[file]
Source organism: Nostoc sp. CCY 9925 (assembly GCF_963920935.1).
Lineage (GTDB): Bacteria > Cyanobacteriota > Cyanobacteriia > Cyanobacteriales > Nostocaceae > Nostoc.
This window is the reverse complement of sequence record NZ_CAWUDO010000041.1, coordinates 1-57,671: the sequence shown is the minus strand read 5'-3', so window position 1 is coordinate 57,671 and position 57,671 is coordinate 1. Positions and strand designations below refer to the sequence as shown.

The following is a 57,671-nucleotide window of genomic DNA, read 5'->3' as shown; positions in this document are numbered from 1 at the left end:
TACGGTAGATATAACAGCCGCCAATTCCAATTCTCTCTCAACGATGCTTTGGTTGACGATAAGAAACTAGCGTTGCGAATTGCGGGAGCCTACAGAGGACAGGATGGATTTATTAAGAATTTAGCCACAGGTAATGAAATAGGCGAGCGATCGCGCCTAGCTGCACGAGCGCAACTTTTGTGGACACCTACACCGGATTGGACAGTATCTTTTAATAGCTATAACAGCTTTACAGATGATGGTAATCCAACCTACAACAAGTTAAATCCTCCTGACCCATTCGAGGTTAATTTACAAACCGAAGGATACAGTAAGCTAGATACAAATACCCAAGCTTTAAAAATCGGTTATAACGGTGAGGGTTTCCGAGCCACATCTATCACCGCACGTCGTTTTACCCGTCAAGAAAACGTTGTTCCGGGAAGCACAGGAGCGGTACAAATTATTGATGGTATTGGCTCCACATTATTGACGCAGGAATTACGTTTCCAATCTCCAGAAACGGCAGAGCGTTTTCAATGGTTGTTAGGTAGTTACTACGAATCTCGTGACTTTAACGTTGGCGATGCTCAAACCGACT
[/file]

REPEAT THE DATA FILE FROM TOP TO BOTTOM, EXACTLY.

Source organism: Nostoc sp. CCY 9925 (assembly GCF_963920935.1).
Lineage (GTDB): Bacteria > Cyanobacteriota > Cyanobacteriia > Cyanobacteriales > Nostocaceae > Nostoc.
This window is the reverse complement of sequence record NZ_CAWUDO010000041.1, coordinates 1-57,671: the sequence shown is the minus strand read 5'-3', so window position 1 is coordinate 57,671 and position 57,671 is coordinate 1. Positions and strand designations below refer to the sequence as shown.

The following is a 57,671-nucleotide window of genomic DNA, read 5'->3' as shown; positions in this document are numbered from 1 at the left end:
TACGGTAGATATAACAGCCGCCAATTCCAATTCTCTCTCAACGATGCTTTGGTTGACGATAAGAAACTAGCGTTGCGAATTGCGGGAGCCTACAGAGGACAGGATGGATTTATTAAGAATTTAGCCACAGGTAATGAAATAGGCGAGCGATCGCGCCTAGCTGCACGAGCGCAACTTTTGTGGACACCTACACCGGATTGGACAGTATCTTTTAATAGCTATAACAGCTTTACAGATGATGGTAATCCAACCTACAACAAGTTAAATCCTCCTGACCCATTCGAGGTTAATTTACAAACCGAAGGATACAGTAAGCTAGATACAAATACCCAAGCTTTAAAAATCGGTTATAACGGTGAGGGTTTCCGAGCCACATCTATCACCGCACGTCGTTTTACCCGTCAAGAAAACGTTGTTCCGGGAAGCACAGGAGCGGTACAAATTATTGATGGTATTGGCTCCACATTATTGACGCAGGAATTACGTTTCCAATCTCCAGAAACGGCAGAGCGTTTTCAATGGTTGTTAGGTAGTTACTACGAATCTCGTGACTTTAACGTTGGCGATGCTCAAACCGACT